Tale/innlegg | Dato: 28.03.2017
Av: Tidligere statssekretær Laila Bokhari (Buenos Aires 28. august 2017)
Statssekretær Laila Bokharis åpningsinnlegg på en konferanse om beskyttelse av skolebarn i krig og konflikt.
Sjekkes mot framføring
Excellencies, ladies and gentlemen,
First, I would like to thank the Government of Argentina for hosting this important conference. Argentina has been actively engaged in the safe schools initiative since the beginning, together with several other governments and civil society actors who have worked hard to bring us where we are today.
60 states have already endorsed the Safe Schools Declaration, and we hope to see more endorsements during and after the conference.
In the humanitarian crises in Yemen, Syria, South Sudan, Somalia, north-eastern Nigeria and the Lake Chad region, civilians are hit the hardest, and among them, children are the most vulnerable.
Not only do children and young people become random victims in today's armed conflicts; they are often deliberately targeted where they should be safer than anywhere else – in school.
According to the Global Coalition to Protect Education from Attack, since 2013 there have been attacks on schools in at least 21 countries experiencing armed conflict and insecurity. These attacks have been perpetrated by both state security forces and non-state armed groups. In the same period, military use of educational institutions has been documented in 24 countries affected by armed conflict or insecurity.
These figures bear witness to the devastating impact caused by armed conflict on individuals and societies.
Without access to quality learning, children are not only deprived of an education; in fact, they are being robbed of their future. This affects all of us. If children grow up without a proper education, they will not be able to play their part in building well-functioning, democratic, inclusive and thriving societies.
The protection of education from attack is a humanitarian and a development issue. Moreover, it is a social and a political issue to which we must respond.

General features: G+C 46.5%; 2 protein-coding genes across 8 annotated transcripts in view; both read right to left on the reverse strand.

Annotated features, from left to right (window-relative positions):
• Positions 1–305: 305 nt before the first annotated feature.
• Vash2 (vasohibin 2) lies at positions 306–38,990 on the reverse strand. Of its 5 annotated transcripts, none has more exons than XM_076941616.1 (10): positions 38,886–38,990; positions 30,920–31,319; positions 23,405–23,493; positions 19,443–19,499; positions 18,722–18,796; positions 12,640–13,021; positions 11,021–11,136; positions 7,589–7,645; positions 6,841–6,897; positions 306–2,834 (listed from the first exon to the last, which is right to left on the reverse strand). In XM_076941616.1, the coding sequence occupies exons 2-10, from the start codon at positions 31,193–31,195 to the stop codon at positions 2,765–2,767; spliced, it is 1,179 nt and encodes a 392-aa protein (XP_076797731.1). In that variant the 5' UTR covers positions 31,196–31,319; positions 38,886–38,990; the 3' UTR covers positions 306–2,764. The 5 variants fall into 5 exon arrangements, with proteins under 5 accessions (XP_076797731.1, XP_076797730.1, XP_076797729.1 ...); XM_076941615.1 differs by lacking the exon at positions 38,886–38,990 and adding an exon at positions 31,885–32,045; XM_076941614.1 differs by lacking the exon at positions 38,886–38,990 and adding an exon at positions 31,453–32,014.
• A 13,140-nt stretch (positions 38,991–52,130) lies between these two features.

This is why Norway, in cooperation with other states, international organisations and civil society, started the process that led to the adoption of the Safe Schools Declaration.
The Guidelines for Protecting Schools and Universities from Military Use during Armed Conflict provide practical advice to help armed forces to reduce the impact of their operations on schools and universities, on the education of individuals, and on the wider society.
The Declaration provides a political framework to support those guidelines, as well as an outline for practical action.
The Declarationalso calls for states to meet in order to review the implementation of commitments. This dialogue between states, international organisations and civil society is essential for the partnership that can make a real difference to the lives of children and youth living in countries affected by conflict.I am pleased to see how many countries and organisations are represented here today. And I am confident that during the course of this conference, we will hear of many instances in which the Safe Schools Declaration has created real change on the ground.
Over the next two days we will learn more about the impact of military use of, and attacks on, schools and universities, as well as how to use the Safe Schools Declaration and the Guidelines to create positive change.
The work to ensure safe schools for all requires long-term commitment by the international community. Norway will continue to give high priority to education and the safe schools initiative, and we invite all interested states to join our efforts.
I would like to thank you all for coming. I am looking forward to continued fruitful cooperation as we work to provide safe schools for all.